When one’s prostate enlarges, it can both put pressure on the bladder and restrict the urethra. That results in a frequent feeling that one needs to urinate, but also a weak stream. When the enlargement isn’t related to cancer, it falls under the BPH umbrella. A key to diagnosing BPH is a urinary flow test, which detects stream strength and urine volume. Follow-up urinary flow tests help doctors monitor treatment. But typical equipment for urinary flow testing is expensive and requires that the patient visit their doctor. Uroflow is inexpensive to build, which would let patients perform urinary flow tests at home.

    • Mobile Systems/Mobile Applications

  • Free, Libre, and Open Source Software

    • Internet Freedom FoundationVideoLAN has issued a legal notice to DoT and MeitY for banning their website in India

      VideoLAN’s URL from which users download the VLC Media Player (which is still open-source and ad-free!) appears to have been banned by the Department of Telecommunications (‘DoT’) in India since March 2021. This was done without any prior notice, or affording VideoLAN an opportunity of hearing, which is contrary to the 2009 Blocking Rules and the law laid down by the Supreme Court in Shreya Singhal v Union of India. IFF assisted in the drafting and dispatch of this legal notice.

      [...]

      VideoLAN is a not-for-profit organisation that developed VLC – a free and open source, media player software that was released for public use in 2001. We all use VLC for running various kinds of media files and streaming. Over the years, VLC has grown in scale and has become compatible for use in various devices and platforms. It can be downloaded on desktop operating systems, Android, iOS and iPadOS through various distribution platforms such as Apple’s App Store, Google Play, and Microsoft Store, in addition to its website.

      VLC is currently being used by 80 million Indians, and has consistently seen an average of 25 million downloads per year in India since its release. For millions of Indians VLC is the primary choice for running all kinds of media formats for free. In March 2022, VideoLAN’s home page was banned in India without any prior notice to VideoLAN.

    • The Register UKYou thought you bought software – all you bought was a lie • The Register

      At the heart of the computer industry are some very big lies, and some of them are especially iniquitous. One is about commercial software.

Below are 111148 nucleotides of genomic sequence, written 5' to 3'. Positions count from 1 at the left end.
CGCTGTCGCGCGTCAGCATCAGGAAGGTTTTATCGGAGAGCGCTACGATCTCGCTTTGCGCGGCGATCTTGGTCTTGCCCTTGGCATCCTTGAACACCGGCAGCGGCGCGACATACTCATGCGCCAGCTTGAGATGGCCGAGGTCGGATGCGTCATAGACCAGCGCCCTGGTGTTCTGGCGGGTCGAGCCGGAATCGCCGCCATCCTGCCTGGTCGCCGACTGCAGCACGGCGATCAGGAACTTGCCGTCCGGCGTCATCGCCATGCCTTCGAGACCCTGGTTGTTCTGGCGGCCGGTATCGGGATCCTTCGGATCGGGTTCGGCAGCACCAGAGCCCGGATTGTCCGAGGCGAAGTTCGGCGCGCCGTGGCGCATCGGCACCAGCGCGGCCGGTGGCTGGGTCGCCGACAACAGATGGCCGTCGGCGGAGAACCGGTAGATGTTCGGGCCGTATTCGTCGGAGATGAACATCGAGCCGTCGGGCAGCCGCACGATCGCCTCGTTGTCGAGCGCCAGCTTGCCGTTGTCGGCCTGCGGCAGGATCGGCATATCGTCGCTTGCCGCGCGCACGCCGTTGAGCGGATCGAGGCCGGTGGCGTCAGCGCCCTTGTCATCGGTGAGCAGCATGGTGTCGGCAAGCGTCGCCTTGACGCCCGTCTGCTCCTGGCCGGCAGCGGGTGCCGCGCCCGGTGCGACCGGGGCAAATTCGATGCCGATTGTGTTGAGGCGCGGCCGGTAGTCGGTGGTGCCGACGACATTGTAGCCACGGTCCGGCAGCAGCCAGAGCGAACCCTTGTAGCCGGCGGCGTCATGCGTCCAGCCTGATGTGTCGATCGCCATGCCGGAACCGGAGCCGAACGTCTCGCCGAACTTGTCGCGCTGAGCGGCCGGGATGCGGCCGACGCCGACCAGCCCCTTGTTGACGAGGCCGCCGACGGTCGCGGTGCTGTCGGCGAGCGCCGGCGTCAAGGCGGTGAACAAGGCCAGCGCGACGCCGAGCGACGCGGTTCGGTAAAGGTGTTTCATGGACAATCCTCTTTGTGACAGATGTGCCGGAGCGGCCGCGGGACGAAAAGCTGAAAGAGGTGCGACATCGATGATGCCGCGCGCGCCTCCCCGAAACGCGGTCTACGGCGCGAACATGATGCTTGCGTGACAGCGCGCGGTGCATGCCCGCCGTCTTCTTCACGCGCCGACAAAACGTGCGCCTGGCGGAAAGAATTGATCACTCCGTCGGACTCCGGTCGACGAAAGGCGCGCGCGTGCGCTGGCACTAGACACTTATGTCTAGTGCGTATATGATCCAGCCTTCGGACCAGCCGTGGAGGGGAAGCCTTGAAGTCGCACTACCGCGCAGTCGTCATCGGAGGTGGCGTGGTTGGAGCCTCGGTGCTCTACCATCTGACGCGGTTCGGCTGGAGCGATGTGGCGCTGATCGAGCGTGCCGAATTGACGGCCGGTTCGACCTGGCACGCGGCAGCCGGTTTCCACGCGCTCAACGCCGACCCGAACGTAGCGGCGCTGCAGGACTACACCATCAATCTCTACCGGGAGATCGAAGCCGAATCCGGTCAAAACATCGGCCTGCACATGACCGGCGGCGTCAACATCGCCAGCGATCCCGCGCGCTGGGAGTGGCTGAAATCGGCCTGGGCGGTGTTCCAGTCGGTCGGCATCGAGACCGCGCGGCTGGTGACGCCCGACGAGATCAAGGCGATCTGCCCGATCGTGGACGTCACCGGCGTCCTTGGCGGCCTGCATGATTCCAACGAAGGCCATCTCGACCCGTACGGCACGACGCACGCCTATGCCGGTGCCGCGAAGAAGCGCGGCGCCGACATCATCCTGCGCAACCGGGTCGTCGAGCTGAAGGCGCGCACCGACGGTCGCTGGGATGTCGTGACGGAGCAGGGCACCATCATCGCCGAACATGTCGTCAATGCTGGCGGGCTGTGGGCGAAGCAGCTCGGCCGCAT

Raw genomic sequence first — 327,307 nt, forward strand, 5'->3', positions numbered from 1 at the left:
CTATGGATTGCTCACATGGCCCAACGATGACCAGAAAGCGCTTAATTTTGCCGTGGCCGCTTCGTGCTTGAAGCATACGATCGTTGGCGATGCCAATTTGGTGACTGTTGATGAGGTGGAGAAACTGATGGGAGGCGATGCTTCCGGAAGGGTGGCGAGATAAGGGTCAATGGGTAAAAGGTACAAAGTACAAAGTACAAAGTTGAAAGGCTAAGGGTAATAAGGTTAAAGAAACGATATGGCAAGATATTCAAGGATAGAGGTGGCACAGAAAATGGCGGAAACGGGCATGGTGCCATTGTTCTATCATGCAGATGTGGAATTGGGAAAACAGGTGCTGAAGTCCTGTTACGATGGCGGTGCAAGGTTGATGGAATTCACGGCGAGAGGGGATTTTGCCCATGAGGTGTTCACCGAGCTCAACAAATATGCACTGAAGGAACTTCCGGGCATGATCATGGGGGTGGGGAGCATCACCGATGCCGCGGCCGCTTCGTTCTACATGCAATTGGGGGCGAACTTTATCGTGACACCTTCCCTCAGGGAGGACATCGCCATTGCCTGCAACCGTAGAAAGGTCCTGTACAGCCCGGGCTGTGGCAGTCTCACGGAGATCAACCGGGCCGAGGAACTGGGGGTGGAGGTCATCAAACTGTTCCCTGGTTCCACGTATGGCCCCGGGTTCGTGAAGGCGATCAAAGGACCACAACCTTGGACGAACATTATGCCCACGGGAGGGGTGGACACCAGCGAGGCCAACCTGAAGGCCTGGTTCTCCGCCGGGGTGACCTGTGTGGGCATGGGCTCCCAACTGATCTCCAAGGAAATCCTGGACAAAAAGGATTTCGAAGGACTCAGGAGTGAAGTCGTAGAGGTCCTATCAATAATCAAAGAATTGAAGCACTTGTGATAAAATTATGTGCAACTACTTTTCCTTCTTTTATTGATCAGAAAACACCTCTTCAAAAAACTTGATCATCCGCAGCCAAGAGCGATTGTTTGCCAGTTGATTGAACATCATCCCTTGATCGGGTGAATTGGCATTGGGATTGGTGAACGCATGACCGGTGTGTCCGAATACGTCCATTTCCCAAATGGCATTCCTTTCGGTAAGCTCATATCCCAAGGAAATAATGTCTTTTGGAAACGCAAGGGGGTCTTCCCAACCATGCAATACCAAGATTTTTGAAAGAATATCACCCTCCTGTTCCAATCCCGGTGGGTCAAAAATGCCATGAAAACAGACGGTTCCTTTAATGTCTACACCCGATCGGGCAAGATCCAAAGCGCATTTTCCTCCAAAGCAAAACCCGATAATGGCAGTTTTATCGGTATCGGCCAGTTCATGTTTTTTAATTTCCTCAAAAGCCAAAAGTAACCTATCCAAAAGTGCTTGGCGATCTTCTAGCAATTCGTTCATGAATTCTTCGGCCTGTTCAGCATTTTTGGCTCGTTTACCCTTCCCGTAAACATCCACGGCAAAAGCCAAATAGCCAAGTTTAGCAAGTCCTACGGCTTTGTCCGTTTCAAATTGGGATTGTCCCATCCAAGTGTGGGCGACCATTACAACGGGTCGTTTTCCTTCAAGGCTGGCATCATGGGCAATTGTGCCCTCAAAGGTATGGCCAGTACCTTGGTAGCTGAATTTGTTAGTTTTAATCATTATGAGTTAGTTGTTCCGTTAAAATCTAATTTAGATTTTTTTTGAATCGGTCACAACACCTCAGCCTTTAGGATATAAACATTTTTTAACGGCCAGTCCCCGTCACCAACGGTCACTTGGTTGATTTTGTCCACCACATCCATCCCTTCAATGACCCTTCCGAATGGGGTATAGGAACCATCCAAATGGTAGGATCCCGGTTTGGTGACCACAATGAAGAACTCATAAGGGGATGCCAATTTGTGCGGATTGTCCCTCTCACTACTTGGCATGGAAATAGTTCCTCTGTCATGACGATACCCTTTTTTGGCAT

Free and open source software (FOSS) is at the root of a very big lie. FOSS itself isn’t a lie. FOSS is real and it matters. The problem is that the most significant attribute of FOSS is a negative. It’s all about what it is not. It’s quite hard to explain things in terms of what they are not. People aren’t used to it, and it can cause more confusion than it clears up.

      So, instead, FOSS advocates talk about aspects which are easier to explain. Stuff like “source code,” which is where the term “open source” came from. The problem is that in real life, the parts that are relatively easy to convey are most often completely irrelevant, at best unimportant, and at worst, not true at all.

      So first, I want to talk about something equally important, but which may seem like a digression. Let’s talk about convenience.

      Anyone who chooses to use free and open source software on their desktop regularly gets asked why. Why bother? Isn’t it more work? Isn’t the pro-grade gear commercial? Isn’t it worth buying the good stuff? Windows is the industry standard, isn’t it simply less work to go with the flow?

    • SaaS/Back End/Databases

      • The Register UKPostgreSQL pitches better Oracle, SQL Server migrations • The Register

        PostgreSQL, the popular open source relational database, is getting support for MERGE statements, a move which is intended to make migration from SQL Server and Oracle-based systems easier.